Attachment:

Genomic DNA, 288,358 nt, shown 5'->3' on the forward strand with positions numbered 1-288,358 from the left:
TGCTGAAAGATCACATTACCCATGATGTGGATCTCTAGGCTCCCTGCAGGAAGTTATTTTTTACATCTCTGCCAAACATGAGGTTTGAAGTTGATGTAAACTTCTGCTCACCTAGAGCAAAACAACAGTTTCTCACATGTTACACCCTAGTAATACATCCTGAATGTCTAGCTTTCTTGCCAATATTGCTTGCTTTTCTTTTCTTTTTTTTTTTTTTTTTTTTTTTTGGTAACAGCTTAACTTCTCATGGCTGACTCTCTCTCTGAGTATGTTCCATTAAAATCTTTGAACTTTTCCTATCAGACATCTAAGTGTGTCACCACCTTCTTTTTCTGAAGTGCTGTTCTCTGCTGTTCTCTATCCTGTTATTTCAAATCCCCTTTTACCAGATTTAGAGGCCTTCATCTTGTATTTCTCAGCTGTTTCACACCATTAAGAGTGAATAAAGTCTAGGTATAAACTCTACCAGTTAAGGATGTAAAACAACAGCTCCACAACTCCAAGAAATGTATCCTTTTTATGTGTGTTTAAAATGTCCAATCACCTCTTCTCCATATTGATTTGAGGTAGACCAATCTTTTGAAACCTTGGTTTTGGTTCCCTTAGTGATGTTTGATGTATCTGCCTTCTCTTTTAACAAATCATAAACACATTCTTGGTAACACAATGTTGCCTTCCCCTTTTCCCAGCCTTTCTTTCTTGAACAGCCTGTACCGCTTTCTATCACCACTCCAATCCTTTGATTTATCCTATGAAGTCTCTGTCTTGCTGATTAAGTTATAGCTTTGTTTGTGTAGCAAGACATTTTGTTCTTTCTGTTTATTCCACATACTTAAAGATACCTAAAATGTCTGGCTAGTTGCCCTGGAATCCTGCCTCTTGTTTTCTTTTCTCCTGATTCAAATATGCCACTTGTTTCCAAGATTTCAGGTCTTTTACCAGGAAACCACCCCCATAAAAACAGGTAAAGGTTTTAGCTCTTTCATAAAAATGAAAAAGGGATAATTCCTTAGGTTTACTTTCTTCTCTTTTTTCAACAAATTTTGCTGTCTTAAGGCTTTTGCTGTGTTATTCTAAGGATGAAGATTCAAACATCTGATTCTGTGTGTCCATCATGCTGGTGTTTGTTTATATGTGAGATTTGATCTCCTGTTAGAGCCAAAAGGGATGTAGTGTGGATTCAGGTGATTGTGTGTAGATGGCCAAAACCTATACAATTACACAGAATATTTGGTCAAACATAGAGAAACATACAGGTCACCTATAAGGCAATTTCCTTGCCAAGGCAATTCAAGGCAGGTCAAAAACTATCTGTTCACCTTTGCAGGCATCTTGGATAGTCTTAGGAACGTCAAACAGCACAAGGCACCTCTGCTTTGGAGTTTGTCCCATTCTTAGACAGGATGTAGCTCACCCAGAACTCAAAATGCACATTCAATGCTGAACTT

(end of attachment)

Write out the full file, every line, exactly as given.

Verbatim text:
Genomic DNA, 288,358 nt, shown 5'->3' on the forward strand with positions numbered 1-288,358 from the left:
TGCTGAAAGATCACATTACCCATGATGTGGATCTCTAGGCTCCCTGCAGGAAGTTATTTTTTACATCTCTGCCAAACATGAGGTTTGAAGTTGATGTAAACTTCTGCTCACCTAGAGCAAAACAACAGTTTCTCACATGTTACACCCTAGTAATACATCCTGAATGTCTAGCTTTCTTGCCAATATTGCTTGCTTTTCTTTTCTTTTTTTTTTTTTTTTTTTTTTTTGGTAACAGCTTAACTTCTCATGGCTGACTCTCTCTCTGAGTATGTTCCATTAAAATCTTTGAACTTTTCCTATCAGACATCTAAGTGTGTCACCACCTTCTTTTTCTGAAGTGCTGTTCTCTGCTGTTCTCTATCCTGTTATTTCAAATCCCCTTTTACCAGATTTAGAGGCCTTCATCTTGTATTTCTCAGCTGTTTCACACCATTAAGAGTGAATAAAGTCTAGGTATAAACTCTACCAGTTAAGGATGTAAAACAACAGCTCCACAACTCCAAGAAATGTATCCTTTTTATGTGTGTTTAAAATGTCCAATCACCTCTTCTCCATATTGATTTGAGGTAGACCAATCTTTTGAAACCTTGGTTTTGGTTCCCTTAGTGATGTTTGATGTATCTGCCTTCTCTTTTAACAAATCATAAACACATTCTTGGTAACACAATGTTGCCTTCCCCTTTTCCCAGCCTTTCTTTCTTGAACAGCCTGTACCGCTTTCTATCACCACTCCAATCCTTTGATTTATCCTATGAAGTCTCTGTCTTGCTGATTAAGTTATAGCTTTGTTTGTGTAGCAAGACATTTTGTTCTTTCTGTTTATTCCACATACTTAAAGATACCTAAAATGTCTGGCTAGTTGCCCTGGAATCCTGCCTCTTGTTTTCTTTTCTCCTGATTCAAATATGCCACTTGTTTCCAAGATTTCAGGTCTTTTACCAGGAAACCACCCCCATAAAAACAGGTAAAGGTTTTAGCTCTTTCATAAAAATGAAAAAGGGATAATTCCTTAGGTTTACTTTCTTCTCTTTTTTCAACAAATTTTGCTGTCTTAAGGCTTTTGCTGTGTTATTCTAAGGATGAAGATTCAAACATCTGATTCTGTGTGTCCATCATGCTGGTGTTTGTTTATATGTGAGATTTGATCTCCTGTTAGAGCCAAAAGGGATGTAGTGTGGATTCAGGTGATTGTGTGTAGATGGCCAAAACCTATACAATTACACAGAATATTTGGTCAAACATAGAGAAACATACAGGTCACCTATAAGGCAATTTCCTTGCCAAGGCAATTCAAGGCAGGTCAAAAACTATCTGTTCACCTTTGCAGGCATCTTGGATAGTCTTAGGAACGTCAAACAGCACAAGGCACCTCTGCTTTGGAGTTTGTCCCATTCTTAGACAGGATGTAGCTCACCCAGAACTCAAAATGCACATTCAATGCTGAACTT